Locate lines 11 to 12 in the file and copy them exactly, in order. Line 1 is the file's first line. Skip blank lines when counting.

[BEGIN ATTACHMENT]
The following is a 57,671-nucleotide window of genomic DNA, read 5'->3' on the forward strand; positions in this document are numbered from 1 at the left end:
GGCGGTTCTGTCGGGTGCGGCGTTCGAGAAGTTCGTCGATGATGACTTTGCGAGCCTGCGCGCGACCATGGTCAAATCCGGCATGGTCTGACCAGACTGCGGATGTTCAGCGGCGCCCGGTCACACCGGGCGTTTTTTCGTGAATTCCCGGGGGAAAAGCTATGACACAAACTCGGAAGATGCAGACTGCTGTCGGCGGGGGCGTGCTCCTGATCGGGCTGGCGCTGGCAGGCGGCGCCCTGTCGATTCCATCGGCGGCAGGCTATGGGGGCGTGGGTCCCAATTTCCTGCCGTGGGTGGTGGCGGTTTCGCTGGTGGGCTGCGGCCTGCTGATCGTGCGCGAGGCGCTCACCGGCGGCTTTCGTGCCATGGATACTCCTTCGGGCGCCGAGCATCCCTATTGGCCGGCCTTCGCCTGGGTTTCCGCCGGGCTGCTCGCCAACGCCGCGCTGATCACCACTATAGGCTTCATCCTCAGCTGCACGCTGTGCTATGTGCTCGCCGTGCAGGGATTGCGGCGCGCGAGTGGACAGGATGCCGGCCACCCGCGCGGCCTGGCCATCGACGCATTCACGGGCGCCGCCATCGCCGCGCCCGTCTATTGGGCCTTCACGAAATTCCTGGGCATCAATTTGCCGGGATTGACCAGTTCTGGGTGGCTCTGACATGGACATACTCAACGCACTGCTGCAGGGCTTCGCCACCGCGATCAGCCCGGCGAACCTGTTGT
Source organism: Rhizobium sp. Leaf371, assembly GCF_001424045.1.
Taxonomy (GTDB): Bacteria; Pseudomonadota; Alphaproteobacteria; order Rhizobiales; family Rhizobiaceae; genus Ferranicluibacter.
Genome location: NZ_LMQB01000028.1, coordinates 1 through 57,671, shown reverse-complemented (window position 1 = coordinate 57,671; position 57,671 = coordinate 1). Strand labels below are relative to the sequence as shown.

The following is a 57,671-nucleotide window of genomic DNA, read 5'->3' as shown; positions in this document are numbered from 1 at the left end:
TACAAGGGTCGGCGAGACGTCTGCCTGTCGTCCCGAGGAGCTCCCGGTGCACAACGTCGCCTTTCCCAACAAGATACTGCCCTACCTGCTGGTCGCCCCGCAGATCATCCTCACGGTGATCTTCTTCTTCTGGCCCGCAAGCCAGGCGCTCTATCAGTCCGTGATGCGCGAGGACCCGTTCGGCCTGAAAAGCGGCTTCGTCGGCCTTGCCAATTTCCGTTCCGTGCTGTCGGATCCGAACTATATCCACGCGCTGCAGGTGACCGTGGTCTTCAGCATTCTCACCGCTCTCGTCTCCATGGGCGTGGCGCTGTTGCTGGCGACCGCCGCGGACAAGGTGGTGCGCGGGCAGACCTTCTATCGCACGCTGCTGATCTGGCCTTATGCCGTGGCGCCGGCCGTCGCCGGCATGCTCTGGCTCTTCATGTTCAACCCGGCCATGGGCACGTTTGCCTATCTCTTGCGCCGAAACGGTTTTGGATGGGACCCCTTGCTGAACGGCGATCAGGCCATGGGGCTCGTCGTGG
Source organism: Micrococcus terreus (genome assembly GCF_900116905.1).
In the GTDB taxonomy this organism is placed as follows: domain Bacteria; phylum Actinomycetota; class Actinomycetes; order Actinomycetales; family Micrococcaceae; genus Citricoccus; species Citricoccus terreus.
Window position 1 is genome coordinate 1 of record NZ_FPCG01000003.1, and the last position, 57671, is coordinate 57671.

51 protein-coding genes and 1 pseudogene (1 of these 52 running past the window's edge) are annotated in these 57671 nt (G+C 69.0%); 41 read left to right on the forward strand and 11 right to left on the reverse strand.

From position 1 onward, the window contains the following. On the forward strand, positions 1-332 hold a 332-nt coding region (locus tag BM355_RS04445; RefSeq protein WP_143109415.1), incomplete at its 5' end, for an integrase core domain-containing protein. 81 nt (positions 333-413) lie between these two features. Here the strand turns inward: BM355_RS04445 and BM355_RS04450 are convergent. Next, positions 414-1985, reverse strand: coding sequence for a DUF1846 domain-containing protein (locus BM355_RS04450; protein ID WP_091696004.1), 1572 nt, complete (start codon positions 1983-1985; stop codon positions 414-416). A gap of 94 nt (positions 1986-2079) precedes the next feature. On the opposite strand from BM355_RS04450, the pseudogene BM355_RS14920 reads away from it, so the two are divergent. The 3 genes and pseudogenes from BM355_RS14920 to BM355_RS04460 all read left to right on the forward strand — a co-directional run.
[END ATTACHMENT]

51 protein-coding genes and 1 pseudogene (1 of these 52 running past the window's edge) are annotated in these 57671 nt (G+C 69.0%); 41 read left to right on the forward strand and 11 right to left on the reverse strand.

From position 1 onward, the window contains the following. On the forward strand, positions 1-332 hold a 332-nt coding region (locus tag BM355_RS04445; RefSeq protein WP_143109415.1), incomplete at its 5' end, for an integrase core domain-containing protein. 81 nt (positions 333-413) lie between these two features. Here the strand turns inward: BM355_RS04445 and BM355_RS04450 are convergent. Next, positions 414-1985, reverse strand: coding sequence for a DUF1846 domain-containing protein (locus BM355_RS04450; protein ID WP_091696004.1), 1572 nt, complete (start codon positions 1983-1985; stop codon positions 414-416). A gap of 94 nt (positions 1986-2079) precedes the next feature. On the opposite strand from BM355_RS04450, the pseudogene BM355_RS14920 reads away from it, so the two are divergent. The 3 genes and pseudogenes from BM355_RS14920 to BM355_RS04460 all read left to right on the forward strand — a co-directional run.